Dubai: Intolerance in society can be eradicated through proper dialogue, removal of mental barriers and having correct assumptions of one another, government officials and Christian leaders said in Dubai on Thursday.
Representatives from Christian churches and government officials gathered for a special iftar to “celebrate community” days before the end of Ramadan as part of the Year of Tolerance celebrations.
As the clock struck 7.04pm and the call to prayer sounded, Muslims and Christians broke bread together in a simple ceremony that allowed them to learn more from one another.
During the ceremony Major General Abdullah Al Gayathi, Director of the General Department of Protective Security and Emergency at Dubai Police, said: “We in the UAE come from different backgrounds, from more than 200 nations. We come together and live together in coexistence, in love and respect with one another in tolerance as exemplified by our UAE leaders.”
This example of spirit of tolerance in the UAE can be embraced and enjoyed in other parts of the world if people, regardless of their backgrounds, would be open to it, said Jim Burgess, Lead Pastor of the Fellowship Church, one of the organisers of the iftar.
“All of the leadership that I’ve been privileged to be around in the UAE have the same wonderful [tolerant] view and I just applaud them. I just wish the world could see how well people get along here in the UAE so that we can promote this [spirit of tolerance]. We [the world] need this very desperately,” said Burgess.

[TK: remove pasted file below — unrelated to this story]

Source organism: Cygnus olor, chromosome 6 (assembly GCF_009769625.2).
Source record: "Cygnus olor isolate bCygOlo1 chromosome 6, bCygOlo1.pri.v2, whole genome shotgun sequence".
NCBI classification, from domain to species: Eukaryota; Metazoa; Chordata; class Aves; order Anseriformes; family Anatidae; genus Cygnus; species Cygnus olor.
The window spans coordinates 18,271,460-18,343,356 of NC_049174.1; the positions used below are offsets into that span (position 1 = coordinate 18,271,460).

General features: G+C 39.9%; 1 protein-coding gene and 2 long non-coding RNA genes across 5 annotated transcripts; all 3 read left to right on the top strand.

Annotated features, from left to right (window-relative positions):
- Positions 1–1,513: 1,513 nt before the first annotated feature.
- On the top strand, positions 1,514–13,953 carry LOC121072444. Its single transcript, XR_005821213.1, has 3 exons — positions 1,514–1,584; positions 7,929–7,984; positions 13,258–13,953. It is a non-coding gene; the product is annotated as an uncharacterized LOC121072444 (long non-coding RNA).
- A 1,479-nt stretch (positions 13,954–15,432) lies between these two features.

By changing perspectives and mindsets, societies can be more tolerant and inclusive, said Mohammad Saeed Al Neyadi, Director-General of the General Authority of Islamic Affairs and Endowments.
“First thing [to tackle] would be our assumptions. Every person has created certain assumptions in their mind and those assumptions become facts in their mindsets and then these dictate whatever decision we make,” said Al Neyadi. “So if we review our assumptions and validate those assumptions in a very good dialogue, I believe the negative assumptions will be eroded and a good dialogue will result in mutual respect and understanding,” he added.
Al Neyadi said religion is not the reason why some people cannot coexist.
“It’s not a matter of religion. Religion is not guilty. It’s our mindset and our assumptions that we have created. Every single person — Muslim or not — has differences in opinion. But we share 70 per cent similarities and interest in common things. Thirty per cent is the only difference. Let’s capitalise on the former and move on.
“Proper and good dialogue is the best way to understand and respect others, and also to accept them with their beliefs. Let’s be part of the solution and not the problem,” said Neyadi.
Part of the solution is aspiring to be better individuals by learning from one another, Pastor Burgess said.
“Just as a good marriage, as men and women treat each other properly and correctly, they learn from each other. They’re better together than they are apart. And I think the same is true for cultures and religions — Islam and Christianity. We can learn from each other. You can be a better Muslim, I can be a better Christian as we learn from each other and move forward together.”